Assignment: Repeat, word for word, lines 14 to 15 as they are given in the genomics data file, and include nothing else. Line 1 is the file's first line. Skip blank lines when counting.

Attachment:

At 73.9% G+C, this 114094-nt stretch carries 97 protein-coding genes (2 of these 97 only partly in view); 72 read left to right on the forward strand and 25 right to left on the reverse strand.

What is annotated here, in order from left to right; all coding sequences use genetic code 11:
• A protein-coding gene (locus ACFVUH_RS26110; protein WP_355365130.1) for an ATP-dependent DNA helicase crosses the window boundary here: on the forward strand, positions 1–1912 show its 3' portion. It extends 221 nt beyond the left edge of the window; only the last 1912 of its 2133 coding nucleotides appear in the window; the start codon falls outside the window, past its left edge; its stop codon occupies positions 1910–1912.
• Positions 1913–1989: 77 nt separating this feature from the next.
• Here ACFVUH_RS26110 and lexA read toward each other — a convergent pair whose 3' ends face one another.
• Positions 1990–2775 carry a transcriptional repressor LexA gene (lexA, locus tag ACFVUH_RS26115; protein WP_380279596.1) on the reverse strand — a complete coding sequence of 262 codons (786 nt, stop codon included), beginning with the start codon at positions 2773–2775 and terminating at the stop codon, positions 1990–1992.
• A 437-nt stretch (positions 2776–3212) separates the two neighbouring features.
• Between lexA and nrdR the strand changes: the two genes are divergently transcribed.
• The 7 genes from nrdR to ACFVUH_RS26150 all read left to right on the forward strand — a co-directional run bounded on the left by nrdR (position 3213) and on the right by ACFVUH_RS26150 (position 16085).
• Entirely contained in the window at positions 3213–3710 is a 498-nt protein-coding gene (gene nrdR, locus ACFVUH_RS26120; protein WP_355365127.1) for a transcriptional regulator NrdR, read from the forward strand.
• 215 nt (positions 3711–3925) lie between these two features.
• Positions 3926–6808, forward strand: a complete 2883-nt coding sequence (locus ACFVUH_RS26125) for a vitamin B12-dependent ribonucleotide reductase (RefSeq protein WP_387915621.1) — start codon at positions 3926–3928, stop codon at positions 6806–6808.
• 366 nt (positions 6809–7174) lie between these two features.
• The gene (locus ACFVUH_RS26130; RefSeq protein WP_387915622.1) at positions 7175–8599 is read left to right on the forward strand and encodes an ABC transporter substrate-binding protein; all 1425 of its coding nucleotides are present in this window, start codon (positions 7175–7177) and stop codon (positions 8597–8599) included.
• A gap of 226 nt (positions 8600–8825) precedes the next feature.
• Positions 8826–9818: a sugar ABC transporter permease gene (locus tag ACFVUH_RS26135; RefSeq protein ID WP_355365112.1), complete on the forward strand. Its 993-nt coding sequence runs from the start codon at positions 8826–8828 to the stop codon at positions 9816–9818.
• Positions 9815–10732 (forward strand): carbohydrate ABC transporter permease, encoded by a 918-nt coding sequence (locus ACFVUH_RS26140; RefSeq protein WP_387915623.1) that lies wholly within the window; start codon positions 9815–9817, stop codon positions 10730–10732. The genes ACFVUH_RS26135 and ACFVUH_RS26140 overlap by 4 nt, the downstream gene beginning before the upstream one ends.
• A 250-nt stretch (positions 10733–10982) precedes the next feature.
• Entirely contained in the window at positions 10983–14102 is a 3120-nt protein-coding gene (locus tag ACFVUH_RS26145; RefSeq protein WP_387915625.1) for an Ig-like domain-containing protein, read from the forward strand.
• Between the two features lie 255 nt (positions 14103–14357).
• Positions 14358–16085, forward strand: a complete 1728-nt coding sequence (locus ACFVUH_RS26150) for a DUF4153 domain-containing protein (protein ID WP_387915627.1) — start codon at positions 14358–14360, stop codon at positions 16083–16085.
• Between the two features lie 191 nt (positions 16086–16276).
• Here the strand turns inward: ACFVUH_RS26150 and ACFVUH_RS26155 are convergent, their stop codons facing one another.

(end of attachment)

• The gene (locus ACFVUH_RS26130; RefSeq protein WP_387915622.1) at positions 7175–8599 is read left to right on the forward strand and encodes an ABC transporter substrate-binding protein; all 1425 of its coding nucleotides are present in this window, start codon (positions 7175–7177) and stop codon (positions 8597–8599) included.
• A gap of 226 nt (positions 8600–8825) precedes the next feature.